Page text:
Lonnie Donegan with his skiffle group was the inspiration for many a 60’s pop artist including Paul McCartney, Brian May, and Roger Daltrey,. His career spanned from the mid 50’s with Chris Barber and Ken Collyer to a final appearance at Glastonbury in 1999. Malcolm declared his favourite memory was listening to “My old man’s a dustman” after a Saturday morning visit to the childrens matinee.

Harry Belafonte, Charlie Drake, Bernhard Cribbins, Kenneth Wiliams, Josh McRae, Speedy Gonzales, Clive Dunn, David Bowie, Benny Hill all featured amongst his favourites chosen for analysis.

Also mentioned were that wholesome Danish/Dutch duo Nina and Frederik whose final hit released in 1999 was “Puff the Magic Dragon” An intriguing title when linked to the untimely death of Frederik, who was shot on a beach in the Phillipines in a drug related incident in – 1999.

Finally, Malcolm gave us the breaking news of the revival of the Wombles from family favourites of the 1970s to the singalong musical theme for COP26. In case you didn’t know Wombles live in burrows, originally on Wimbledon Common, where they aim to help the environment by collecting and recycling human rubbish in creative ways. So there’s the link.

Godfrey Alderson proposed a vote of thanks to Malcolm for his well constructed talk which engaged and enlightened the audience with childhood memories and some surprising revelations.


Secretaries Report – 12th October

Today’s meeting attracted members eager to find out efficient ways to plan for their demise. Speaker John Ashworth from The Co-op Estate Planning proved a most knowledgeable and agreeable dispenser of information.

To start with he warned against delay in making arrangements concerning inheritance. Such measures or changes have to be taken whilst in a sound and coherent mind otherwise they may not be legally recognised.

Regarding inheritance tax he explained that, as of today, a married couple’s maximum tax free allowance is £1 million and any excess is taxed at 40%. There are only a few ways that the tax can be reduced such as giving to charities and political parties.

On a related topic, payment for long term care eventually arises for many families. Statistically, 1 in 6 men and 1 in 3 ladies over 80 go into long term care. This has to be paid for 100% out of their assets until just £23,250 is left.. However, once again, there are ways that part of their assets can be shielded from being consumed by the cost of long term care.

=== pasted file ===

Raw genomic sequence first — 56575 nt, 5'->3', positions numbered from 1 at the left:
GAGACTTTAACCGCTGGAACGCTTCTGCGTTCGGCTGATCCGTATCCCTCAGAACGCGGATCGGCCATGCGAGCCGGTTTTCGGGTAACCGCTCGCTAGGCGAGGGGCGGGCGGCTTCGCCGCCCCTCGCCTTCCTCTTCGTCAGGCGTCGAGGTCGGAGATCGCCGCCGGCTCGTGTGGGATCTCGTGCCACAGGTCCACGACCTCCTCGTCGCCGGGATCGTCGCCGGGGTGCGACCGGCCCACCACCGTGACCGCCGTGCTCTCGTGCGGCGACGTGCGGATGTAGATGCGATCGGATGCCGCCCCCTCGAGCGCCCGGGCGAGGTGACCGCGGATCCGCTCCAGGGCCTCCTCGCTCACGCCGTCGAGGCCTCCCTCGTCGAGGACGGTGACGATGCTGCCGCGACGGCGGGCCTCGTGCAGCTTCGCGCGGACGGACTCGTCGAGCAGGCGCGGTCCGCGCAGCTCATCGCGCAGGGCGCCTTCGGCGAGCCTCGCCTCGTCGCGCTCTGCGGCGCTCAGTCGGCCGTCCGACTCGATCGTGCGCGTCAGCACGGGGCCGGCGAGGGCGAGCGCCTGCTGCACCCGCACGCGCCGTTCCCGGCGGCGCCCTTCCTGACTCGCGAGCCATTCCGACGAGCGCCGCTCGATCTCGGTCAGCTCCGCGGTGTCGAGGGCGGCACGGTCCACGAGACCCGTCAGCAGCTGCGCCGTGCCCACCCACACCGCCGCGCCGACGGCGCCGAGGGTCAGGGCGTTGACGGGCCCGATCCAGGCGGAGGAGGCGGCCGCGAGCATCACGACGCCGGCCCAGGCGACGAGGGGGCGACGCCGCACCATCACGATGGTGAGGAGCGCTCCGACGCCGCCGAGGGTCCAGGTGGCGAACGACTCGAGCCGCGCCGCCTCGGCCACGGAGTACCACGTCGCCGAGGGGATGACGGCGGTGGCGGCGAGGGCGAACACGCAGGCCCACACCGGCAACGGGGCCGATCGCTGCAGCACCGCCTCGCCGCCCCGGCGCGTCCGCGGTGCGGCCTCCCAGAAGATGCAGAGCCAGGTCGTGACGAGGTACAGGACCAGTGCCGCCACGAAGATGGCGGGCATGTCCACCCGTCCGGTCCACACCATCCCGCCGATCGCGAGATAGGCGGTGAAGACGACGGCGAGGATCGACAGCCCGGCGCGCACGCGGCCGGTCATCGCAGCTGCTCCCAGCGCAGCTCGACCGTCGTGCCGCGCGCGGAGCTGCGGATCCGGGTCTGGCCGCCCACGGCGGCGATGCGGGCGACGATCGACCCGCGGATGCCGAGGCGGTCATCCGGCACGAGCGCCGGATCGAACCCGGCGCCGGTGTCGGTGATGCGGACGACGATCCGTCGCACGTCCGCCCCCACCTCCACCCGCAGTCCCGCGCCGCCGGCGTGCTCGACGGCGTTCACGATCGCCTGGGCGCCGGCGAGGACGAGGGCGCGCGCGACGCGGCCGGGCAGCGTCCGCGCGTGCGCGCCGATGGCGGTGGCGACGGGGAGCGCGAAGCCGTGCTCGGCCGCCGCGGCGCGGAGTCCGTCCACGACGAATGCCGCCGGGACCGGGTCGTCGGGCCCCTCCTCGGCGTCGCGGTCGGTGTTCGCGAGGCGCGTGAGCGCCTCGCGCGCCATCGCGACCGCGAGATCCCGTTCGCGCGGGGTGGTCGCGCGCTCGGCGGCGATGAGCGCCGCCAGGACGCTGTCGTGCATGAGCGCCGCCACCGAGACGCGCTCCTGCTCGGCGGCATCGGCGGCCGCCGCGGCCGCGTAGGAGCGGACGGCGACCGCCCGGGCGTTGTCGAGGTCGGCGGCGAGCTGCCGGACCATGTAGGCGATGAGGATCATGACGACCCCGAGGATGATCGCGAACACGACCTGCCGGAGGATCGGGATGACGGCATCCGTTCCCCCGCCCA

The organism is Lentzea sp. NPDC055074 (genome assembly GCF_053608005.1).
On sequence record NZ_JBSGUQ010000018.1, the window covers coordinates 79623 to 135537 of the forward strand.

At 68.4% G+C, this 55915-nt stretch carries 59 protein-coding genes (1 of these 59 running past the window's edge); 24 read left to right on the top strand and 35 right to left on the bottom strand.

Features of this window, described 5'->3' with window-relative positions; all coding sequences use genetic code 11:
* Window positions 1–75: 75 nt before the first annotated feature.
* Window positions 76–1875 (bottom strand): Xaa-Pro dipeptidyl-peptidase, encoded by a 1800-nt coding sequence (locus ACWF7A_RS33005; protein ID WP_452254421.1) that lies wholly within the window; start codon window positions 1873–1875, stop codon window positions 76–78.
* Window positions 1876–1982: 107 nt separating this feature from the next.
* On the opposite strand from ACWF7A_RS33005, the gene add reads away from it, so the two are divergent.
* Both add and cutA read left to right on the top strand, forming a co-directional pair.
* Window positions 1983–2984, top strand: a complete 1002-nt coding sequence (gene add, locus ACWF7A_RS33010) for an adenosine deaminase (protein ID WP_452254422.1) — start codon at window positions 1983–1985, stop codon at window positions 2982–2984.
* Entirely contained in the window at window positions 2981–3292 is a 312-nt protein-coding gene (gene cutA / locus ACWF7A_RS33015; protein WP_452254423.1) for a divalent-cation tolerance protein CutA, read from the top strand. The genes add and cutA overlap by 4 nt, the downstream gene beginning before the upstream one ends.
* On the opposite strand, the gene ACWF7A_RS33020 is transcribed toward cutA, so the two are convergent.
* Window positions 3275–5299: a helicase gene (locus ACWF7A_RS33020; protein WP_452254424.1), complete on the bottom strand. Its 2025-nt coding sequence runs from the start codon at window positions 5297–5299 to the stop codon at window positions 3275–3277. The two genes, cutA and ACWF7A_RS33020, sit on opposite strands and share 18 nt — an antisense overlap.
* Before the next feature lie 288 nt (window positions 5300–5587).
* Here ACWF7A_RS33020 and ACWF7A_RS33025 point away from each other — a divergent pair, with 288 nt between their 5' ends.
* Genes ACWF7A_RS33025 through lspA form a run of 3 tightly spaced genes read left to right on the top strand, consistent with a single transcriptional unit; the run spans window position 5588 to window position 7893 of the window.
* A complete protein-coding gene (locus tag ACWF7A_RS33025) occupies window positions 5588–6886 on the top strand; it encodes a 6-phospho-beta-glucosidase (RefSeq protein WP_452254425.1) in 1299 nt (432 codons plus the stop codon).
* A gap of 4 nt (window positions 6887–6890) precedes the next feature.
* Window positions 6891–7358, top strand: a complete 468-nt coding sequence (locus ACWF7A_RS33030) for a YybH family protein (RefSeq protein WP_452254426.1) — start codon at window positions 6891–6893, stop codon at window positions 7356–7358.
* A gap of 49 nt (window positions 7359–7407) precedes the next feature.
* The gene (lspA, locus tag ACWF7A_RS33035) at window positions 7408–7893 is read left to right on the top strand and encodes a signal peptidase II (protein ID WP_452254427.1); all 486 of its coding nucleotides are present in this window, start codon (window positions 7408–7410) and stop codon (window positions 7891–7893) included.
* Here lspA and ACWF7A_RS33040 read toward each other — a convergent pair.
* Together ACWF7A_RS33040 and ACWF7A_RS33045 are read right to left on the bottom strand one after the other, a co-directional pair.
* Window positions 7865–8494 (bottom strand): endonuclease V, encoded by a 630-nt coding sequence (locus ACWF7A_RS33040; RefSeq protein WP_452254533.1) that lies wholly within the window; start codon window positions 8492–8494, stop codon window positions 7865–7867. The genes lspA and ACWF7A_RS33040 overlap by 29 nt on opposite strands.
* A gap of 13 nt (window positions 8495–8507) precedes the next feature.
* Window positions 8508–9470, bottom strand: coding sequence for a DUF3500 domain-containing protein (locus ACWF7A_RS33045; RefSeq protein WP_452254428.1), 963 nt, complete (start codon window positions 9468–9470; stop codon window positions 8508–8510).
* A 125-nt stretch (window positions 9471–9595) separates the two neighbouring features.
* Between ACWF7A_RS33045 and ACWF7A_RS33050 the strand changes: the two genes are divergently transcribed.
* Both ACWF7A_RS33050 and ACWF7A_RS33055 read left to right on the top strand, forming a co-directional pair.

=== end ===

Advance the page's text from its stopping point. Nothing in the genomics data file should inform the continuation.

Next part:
Mr Ashworth continued by explaining the benefits of a Trust Will over a Standard Will. A Standard Will typically passes all jointly owned assets over to the surviving spouse. Therefore, the amount available for payment for the care of the survivor will be 100% of the assets less £23,350.

Whereas, if appropriate, a Trust Will can be set up where each Partner owns 50% of the family assets. If one Partner dies, their 50% share is passed into a Trust and the surviving spouse retains their own 50% share. Continued occupancy of the family home is assured and, should long term care be required, the amount to be paid out will be measured from the current value of the 50% asset split. The assets placed in Trust are fully protected and managed by family or known Trustees.

Subsequently, Trustees can dispense the Trust funds to anything or anyone including the surviving spouse . Such an arrangement can last for up to 125 years and serves to reduce the statutory amount available for the self funding of long term care for the surviving spouse. It could also support educational, property and start-up grants and form an enduring legacy in support of future generations.

On a different topic Mr Ashworth considered a situation where one might suffer an unexpected accident or illness resulting in a loss of mental capacity. He strongly recommended that we should all have in place a Lasting Power of Attorney (LPA). This is like an insurance policy where should the need arise, people known to you, can help you make decisions, or make decisions on your behalf,. Failure to have an LPA will mean that lengthy Court Orders must be obtained to take any action on Bank, Bills, Investment, Property, Medical or Personal choices for the Beneficiary.

After several questions from the floor, Frank Ellis rose and thanked the Speaker for a thought-provoking and relevant talk delivered to an appreciative audience.

Mr John Ashworth can be contacted on 07540 048 242